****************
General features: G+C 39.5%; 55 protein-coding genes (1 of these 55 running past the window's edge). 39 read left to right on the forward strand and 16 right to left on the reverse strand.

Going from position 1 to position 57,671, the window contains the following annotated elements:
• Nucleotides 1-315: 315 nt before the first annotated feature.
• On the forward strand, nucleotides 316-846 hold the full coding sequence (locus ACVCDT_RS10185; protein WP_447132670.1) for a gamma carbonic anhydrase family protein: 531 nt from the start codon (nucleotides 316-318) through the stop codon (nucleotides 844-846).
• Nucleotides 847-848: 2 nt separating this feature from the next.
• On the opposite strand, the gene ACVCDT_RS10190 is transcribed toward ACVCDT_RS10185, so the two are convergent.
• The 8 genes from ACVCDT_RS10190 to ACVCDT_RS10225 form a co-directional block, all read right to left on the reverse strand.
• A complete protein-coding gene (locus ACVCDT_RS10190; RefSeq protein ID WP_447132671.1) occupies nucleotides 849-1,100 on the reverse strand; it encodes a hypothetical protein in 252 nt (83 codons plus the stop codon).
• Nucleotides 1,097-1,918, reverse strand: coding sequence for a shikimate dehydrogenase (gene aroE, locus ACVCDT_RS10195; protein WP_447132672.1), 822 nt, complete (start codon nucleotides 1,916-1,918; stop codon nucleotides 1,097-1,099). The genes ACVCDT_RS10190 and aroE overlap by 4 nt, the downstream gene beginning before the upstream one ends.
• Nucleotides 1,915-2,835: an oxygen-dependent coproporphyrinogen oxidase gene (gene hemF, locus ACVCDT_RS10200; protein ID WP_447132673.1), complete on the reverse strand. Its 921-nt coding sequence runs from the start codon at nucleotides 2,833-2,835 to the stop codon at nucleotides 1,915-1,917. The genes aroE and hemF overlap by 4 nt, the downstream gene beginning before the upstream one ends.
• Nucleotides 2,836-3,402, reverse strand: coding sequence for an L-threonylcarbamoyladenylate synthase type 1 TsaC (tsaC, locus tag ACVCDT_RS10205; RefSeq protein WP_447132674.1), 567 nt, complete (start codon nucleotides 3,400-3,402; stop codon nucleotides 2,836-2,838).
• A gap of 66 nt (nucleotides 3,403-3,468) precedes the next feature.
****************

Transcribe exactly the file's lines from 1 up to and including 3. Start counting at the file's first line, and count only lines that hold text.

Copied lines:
General features: G+C 39.5%; 55 protein-coding genes (1 of these 55 running past the window's edge). 39 read left to right on the forward strand and 16 right to left on the reverse strand.

Going from position 1 to position 57,671, the window contains the following annotated elements:
• Nucleotides 1-315: 315 nt before the first annotated feature.